Bach: To me, this I can not see. Of course, I am supporting this bid. And the DOSB, the German Olympic sports confederation, with its 28 million members, has voted twice, unanimously, in favor of the bid, at the beginning, to start it, and now to approve the bid book. And I support this bid wholeheartedly because I think it would be good for Germany and it would be good for winter sports and the Olympic movement. But the difference at the end will be the concept, will be the guarantees, will be the unity we can show here in Germany with the world of politics, with the world of business -- and so there are many, always many factors which have to come together to make a bid successful.
3 Wire: So it's not all about Thomas Bach?
Bach: For sure not. If it would be, we could not succeed.
3 Wire: This is surely not the time, this is not the place, to say, yes, Thomas Bach is going to run for the IOC presidency in 2013 or, no, Thomas Bach is not going to run for the presidency in 2013. What can you say, now, in 2011, about your interests, ambitions, aspirations for the IOC presidency in 2013?
Bach: What I can say is that I was a candidate for re-election as vice president in 2010 with the intention to support the IOC president in his term. This is what I'm doing. I think it would be unfair to the IOC and it would be unfair to the president to start now a discussion about candidatures yes or no. There is so much to do in the Olympic movement that we should concentrate on issues rather than on persons.
3 Wire: One of the interesting things, especially as an American, to be in Europe, and to be in places such as Garmisch, is to feel history, and in this context Olympic history. The Winter Games were here in 1936. To come back here in 2018 would be an interesting return. What would it mean to come back here so many, many years later?
Bach: It's very difficult to compare. It's a different Germany you see here and now. You see here [now] an Olympic bid which is driven by sports and by athletes. At the time, it was a political issue. The Nazis used it -- tried to use it -- for their purposes. It's completely different. There is one thing, however, which has not changed, and that is the enthusiasm of the people for winter sports. They just love winter sports. They practice winter sports themselves. This is why they really can value the athletes' performances and the performances of all the athletes. In one way or the other, the message may be how much the world has changed since then, how much Germany has changed since then and how much winter sport has changed -- but the passion is still there.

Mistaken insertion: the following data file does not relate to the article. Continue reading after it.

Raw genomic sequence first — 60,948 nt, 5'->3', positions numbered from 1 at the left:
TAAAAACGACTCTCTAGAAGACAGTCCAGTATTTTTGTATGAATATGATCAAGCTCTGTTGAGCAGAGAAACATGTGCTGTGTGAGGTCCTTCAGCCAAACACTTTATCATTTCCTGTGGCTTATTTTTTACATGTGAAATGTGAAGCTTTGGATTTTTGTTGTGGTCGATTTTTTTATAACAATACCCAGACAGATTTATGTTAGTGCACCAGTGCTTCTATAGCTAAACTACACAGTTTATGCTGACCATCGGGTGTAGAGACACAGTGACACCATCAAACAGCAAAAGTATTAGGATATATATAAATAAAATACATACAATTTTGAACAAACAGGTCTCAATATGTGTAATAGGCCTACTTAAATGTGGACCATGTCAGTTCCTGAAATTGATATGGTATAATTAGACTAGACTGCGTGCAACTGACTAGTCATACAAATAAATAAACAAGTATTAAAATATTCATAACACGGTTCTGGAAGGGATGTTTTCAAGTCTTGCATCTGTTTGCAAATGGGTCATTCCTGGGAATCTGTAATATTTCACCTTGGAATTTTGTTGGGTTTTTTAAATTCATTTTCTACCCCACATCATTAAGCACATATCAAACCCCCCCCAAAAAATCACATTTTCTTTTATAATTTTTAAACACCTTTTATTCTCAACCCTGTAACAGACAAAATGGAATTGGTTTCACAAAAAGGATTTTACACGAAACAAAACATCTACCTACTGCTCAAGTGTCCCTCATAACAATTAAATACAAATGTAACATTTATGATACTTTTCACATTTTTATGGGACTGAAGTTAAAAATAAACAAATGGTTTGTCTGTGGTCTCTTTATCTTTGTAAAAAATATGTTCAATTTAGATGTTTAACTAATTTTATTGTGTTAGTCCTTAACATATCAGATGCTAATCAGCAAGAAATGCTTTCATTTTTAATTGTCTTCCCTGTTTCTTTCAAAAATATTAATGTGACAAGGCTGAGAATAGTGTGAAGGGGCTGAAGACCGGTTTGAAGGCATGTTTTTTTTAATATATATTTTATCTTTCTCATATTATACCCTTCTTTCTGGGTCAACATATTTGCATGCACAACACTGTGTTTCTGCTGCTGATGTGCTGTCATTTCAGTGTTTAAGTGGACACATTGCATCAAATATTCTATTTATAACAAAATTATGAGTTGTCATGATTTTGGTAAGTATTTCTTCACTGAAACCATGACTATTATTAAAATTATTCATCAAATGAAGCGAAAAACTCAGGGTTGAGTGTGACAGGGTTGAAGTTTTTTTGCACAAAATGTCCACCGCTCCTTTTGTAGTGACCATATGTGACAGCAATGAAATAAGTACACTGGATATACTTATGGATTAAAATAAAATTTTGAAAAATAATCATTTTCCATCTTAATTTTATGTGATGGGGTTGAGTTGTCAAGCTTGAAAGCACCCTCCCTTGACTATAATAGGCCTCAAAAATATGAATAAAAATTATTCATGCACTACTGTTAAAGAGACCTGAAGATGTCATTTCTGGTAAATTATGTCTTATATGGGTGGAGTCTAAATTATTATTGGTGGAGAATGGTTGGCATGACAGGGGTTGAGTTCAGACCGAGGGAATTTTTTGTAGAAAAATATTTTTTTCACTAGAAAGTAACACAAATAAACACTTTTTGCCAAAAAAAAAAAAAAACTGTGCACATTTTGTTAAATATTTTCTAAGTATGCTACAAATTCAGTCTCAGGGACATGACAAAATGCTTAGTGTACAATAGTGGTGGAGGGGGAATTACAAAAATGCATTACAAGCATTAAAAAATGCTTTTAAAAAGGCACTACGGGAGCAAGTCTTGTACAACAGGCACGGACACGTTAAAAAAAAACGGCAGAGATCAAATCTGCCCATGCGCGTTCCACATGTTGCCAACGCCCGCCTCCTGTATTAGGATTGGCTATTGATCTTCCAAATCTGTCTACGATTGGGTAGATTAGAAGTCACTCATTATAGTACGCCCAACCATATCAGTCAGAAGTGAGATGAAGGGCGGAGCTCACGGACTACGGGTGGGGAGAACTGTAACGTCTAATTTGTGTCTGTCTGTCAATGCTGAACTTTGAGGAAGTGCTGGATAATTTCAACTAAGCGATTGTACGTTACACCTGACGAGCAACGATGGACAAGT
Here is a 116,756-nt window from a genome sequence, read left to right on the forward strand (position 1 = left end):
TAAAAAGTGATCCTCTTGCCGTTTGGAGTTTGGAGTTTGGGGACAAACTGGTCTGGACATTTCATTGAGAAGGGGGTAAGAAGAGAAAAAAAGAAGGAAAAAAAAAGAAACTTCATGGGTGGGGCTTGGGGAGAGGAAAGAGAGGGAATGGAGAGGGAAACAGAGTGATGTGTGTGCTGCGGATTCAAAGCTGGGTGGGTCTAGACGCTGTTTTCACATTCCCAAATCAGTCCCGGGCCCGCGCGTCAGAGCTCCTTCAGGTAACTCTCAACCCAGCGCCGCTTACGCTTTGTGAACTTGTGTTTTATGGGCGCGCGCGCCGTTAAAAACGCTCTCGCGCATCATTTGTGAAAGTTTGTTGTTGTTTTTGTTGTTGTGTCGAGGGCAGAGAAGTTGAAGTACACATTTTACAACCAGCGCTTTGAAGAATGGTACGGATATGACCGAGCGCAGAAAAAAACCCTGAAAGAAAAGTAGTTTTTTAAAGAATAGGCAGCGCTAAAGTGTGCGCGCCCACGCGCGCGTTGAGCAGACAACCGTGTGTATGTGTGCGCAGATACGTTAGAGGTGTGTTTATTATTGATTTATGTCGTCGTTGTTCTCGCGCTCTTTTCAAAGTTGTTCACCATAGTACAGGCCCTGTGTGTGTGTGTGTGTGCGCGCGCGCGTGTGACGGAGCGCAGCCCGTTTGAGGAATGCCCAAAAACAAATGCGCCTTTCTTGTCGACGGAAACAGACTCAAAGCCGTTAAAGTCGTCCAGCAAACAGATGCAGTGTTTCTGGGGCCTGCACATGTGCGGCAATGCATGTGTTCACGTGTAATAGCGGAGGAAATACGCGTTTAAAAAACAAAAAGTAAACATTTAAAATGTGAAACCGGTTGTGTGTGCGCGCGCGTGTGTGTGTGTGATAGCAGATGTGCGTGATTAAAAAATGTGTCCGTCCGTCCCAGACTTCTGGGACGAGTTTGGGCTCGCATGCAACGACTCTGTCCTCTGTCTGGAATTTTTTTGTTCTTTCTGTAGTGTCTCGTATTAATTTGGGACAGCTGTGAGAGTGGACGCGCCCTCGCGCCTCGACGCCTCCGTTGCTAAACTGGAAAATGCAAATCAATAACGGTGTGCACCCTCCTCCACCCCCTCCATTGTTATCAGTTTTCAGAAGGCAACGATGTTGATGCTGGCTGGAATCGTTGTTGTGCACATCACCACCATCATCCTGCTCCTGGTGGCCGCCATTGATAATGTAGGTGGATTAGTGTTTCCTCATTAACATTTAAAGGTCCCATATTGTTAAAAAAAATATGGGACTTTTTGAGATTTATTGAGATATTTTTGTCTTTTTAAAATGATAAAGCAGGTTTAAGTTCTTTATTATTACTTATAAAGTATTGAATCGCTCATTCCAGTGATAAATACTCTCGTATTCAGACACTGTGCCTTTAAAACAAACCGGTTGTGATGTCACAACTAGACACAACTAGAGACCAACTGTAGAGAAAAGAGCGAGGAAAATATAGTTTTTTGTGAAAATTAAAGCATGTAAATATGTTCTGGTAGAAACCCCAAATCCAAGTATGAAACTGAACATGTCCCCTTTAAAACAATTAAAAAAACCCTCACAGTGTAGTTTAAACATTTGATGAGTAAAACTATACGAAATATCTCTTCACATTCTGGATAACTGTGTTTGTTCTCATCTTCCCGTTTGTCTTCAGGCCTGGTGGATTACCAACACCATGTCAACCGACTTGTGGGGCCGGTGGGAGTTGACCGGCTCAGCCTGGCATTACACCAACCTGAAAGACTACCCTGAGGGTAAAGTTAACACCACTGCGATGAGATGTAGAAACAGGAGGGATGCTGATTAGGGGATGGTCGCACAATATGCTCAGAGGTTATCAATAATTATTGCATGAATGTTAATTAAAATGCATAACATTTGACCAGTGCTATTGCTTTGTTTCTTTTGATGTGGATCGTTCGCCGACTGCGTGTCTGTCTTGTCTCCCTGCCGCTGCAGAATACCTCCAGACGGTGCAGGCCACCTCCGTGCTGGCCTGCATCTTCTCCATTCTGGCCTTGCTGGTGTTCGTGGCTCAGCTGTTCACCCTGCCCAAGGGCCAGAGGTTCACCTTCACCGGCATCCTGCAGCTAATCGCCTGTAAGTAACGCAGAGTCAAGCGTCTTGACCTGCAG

3 Wire: You mentioned the  World Cup a few moments ago. There is an argument to be made, and a good one, that in many ways Germany has moved on since 1972, and since the Summer Games. The fact is, though, that the last time the words "Munich" and "Olympic" were in the same sentence was in 1972. There's an enormous symbolism to see those words in the same sentence again. What would it mean symbolically to turn the page, to turn the corner, were Munich to be awarded the  Games -- not only because you'd have Winter Games in a place where the Summer Games were but of course because of what happened here?
Bach: I think it could be a great symbol of conciliation, to see Munich organize peaceful and friendly and open Games after the tragedy of '72. This is I think how many people feel it. They realize that Munich has been struck at the time by the rise of international terrorism -- that this has hurt the Games at the time and the Olympic ideal very much, and they still are upset at how the Olympic ideal could be misused in such a way. The symbol, really, could be that some wounds are healing. You will not forget but you can show to the world that it can be done in a very different, peaceful Olympic way.